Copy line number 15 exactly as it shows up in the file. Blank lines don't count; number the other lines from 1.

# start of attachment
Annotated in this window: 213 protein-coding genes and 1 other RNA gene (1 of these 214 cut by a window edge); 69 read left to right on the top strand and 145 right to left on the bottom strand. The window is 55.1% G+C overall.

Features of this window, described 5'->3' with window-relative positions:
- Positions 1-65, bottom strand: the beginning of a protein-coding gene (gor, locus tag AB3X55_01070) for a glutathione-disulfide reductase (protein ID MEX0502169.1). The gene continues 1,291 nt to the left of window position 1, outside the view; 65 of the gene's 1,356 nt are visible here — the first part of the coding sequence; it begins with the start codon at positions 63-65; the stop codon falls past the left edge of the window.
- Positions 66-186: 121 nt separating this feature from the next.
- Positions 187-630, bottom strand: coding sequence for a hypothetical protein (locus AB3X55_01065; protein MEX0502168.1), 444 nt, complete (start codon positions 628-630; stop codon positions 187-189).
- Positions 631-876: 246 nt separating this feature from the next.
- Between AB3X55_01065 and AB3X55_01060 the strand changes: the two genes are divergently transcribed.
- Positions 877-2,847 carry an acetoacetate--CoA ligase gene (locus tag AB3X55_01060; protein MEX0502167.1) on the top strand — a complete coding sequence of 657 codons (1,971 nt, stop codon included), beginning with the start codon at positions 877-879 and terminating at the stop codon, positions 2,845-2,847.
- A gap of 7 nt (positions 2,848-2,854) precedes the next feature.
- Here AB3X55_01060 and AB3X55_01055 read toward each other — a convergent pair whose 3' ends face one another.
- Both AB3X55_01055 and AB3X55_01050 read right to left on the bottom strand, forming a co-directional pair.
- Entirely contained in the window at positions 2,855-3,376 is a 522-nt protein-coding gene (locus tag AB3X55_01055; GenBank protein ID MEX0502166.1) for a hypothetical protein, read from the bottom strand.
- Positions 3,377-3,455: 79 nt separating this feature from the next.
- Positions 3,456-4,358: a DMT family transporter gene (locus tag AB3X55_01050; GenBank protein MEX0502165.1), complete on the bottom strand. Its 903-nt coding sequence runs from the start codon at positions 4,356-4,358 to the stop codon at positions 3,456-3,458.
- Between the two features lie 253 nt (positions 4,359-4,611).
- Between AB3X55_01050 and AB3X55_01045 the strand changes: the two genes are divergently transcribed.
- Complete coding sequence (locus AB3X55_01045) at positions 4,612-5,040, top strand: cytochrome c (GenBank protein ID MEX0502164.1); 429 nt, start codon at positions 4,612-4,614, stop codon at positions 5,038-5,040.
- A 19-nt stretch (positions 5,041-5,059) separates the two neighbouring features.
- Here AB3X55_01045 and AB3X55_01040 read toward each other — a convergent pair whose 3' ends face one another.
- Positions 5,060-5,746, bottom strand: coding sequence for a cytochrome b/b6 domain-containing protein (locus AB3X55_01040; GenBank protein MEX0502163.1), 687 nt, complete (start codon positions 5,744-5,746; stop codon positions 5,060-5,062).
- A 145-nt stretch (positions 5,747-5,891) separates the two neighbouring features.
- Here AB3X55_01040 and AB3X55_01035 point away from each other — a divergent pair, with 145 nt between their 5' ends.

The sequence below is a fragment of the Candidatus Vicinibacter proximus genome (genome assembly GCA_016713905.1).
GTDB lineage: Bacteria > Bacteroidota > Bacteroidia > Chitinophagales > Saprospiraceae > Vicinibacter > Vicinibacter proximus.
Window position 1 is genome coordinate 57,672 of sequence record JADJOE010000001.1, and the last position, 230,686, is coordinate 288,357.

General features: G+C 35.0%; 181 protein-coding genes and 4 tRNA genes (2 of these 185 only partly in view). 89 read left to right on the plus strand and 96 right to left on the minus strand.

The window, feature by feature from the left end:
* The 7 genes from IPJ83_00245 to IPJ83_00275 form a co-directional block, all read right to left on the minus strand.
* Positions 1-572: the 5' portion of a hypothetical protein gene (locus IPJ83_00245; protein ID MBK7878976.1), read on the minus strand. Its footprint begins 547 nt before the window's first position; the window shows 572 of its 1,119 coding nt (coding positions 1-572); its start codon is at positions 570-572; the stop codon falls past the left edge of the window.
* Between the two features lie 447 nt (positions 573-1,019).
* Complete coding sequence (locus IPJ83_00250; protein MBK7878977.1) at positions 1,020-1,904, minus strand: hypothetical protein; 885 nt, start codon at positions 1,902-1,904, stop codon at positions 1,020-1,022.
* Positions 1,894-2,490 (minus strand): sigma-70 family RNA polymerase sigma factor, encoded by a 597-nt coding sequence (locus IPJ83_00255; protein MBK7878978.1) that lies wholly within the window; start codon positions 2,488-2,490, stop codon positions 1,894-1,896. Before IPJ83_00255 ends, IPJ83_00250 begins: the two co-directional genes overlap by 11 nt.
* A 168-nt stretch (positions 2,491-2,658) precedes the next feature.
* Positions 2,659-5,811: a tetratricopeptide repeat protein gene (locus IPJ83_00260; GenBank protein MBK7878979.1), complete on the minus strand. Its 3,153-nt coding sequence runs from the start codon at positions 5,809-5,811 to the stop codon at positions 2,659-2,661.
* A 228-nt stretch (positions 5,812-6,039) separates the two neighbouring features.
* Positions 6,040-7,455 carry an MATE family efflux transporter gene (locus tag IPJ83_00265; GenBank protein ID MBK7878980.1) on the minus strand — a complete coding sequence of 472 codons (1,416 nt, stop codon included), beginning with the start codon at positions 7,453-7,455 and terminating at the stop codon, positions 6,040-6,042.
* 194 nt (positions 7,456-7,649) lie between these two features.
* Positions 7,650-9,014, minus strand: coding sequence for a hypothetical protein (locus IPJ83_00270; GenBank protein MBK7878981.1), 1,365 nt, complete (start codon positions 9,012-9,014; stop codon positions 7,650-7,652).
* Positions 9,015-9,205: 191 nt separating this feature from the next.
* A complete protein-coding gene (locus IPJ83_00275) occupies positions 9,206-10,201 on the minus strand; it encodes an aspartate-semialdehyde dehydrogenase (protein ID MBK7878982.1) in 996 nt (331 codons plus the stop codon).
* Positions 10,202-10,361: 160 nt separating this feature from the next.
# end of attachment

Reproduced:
- Between the two features lie 253 nt (positions 4,359-4,611).